Teenage drivers cause more car accidents than any other age group. On Halloween, let’s think about teen driver safety as the risk of a fatal crash goes up with the number of teens in a car
Halloween is our favorite holiday at the Gursten household. My kids are counting down the days when I can take them trick or treating with their little friends.
But this year, dad is going to be watching the cars on the road and in our neighborhood. Teens are too old to go trick or treating, but every Halloween, many teen drivers get behind the wheel and go to parties or friend’s houses. And teens, statistically, are very dangerous drivers. Teens are involved in a higher number of motor vehicle accidents than any other age group. They’re not only less experienced drivers, but they often display very poor driving judgment. This includes distracted driving, texting, speeding and just not paying attention to what’s happening in front of them.
A truly scary thought with so many children in the street trick or treating.
So this Halloween, I’d like to share some important safety tips for trick-or-treating and safe driving with the little ghouls and goblins running about. Here are some of my past blog posts. It’s a good reminder to share this safety advice with your family and friends.
Teen Drivers – Boo! Very scary!
This year, I also want to share an important reminder for teen drivers having fun on Halloween.
Last week was National Teen Driver Safety Week, and our own Michigan Auto Law injury attorneys stressed the importance of talking to your children about being safe in the car.
We also announced the winners of our “Kelsey’s Law Scholarship Stop Distracted Driving Contest.” The scholarship contest is designed to get teens to persuade their peers to stop using cell phones and texting behind the wheel, and our first annual run was a tremendous success.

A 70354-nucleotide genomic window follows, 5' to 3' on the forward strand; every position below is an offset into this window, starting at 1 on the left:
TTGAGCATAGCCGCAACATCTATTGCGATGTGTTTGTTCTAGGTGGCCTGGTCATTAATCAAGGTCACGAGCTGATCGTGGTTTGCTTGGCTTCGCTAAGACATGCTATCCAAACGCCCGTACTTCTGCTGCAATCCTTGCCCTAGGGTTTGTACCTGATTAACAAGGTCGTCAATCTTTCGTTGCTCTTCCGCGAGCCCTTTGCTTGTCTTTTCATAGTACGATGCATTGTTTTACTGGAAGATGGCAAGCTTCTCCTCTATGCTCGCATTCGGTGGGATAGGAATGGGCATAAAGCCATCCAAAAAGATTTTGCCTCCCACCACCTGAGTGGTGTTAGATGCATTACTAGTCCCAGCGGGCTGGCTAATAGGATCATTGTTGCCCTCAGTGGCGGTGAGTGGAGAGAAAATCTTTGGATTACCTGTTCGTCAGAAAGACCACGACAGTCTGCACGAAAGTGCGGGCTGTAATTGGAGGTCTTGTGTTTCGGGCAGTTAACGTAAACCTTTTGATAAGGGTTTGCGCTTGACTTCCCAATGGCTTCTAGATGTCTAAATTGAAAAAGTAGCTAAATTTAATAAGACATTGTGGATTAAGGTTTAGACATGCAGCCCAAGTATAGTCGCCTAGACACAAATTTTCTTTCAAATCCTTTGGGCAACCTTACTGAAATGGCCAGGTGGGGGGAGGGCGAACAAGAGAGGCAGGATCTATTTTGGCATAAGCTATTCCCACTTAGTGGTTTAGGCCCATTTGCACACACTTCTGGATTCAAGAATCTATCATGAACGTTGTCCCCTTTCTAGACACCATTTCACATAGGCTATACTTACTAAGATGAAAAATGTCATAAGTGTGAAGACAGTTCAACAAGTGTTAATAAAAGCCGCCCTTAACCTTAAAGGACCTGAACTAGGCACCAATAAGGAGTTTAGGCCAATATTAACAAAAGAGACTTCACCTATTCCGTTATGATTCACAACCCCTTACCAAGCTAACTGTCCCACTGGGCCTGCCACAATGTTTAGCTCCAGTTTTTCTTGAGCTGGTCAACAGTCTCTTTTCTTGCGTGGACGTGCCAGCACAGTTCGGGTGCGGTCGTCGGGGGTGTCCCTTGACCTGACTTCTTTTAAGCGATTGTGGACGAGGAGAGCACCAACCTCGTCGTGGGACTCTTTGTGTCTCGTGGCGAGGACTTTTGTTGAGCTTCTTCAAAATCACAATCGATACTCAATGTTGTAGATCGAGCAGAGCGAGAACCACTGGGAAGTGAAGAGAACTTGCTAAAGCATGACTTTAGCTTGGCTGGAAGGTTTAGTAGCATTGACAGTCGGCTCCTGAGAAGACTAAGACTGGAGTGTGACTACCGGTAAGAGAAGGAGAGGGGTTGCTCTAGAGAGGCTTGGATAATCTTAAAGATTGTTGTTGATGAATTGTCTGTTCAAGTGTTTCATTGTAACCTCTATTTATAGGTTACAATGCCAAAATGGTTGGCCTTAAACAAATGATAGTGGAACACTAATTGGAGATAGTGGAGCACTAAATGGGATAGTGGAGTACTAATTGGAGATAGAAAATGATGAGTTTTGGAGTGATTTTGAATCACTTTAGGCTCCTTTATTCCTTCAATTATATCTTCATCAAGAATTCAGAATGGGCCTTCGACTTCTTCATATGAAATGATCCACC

As the image above shows, the risk of a fatal crash goes up in direct relation to the number of teens in the car, according to the National Highway Traffic Safety Administration (NHTSA).
In Michigan, this frightening statistic compelled lawmakers to do something to protect teen drivers. Our teen driving law is as follows. Michigan teens driving on a “Level 2” license have two additional restrictions:
- A passenger restriction prevents teens from having more than one passenger under the age of 21 in the car — unless the individual is a member of the driver’s immediate family, or the driver is traveling to or from school or a school-sanctioned event.
- Driving between 10 p.m. and 5 a.m. is prohibited — unless driving to or from employment, or with a parent, legal guardian, or licensed adult over 21 years old.
A “Level 2” driver is part of Michigan’s graduated licensing approach. Teens gain more driving privileges as they get older and acquire more driving experience. A Level 2 license holder must be at least 16 years old and have successfully completed segment 1 and 2 of a driver’s education program approved by the Michigan Department of State, as well as passed a driving skills test and presented a skills test certificate.
In my own experiences helping people as a lawyer in serious auto accident cases, I’ve handled many lawsuits involving younger, inexperienced teen drivers. They are almost always preventable. Many of these crashes are caused by inexperienced or distracted teenagers.
If I were a parent of a young teen driver (and I will be shortly, even though I’m definitely not ready to be one – “tweens” are tough enough) I would have a talk with my children about distracted driving. I would talk about installing the software on phones that prevent the phone from sending or receiving text messages when a car is moving, and I would certainly limit the number of friends my child drives around.
The statistics are clear.
And very scary.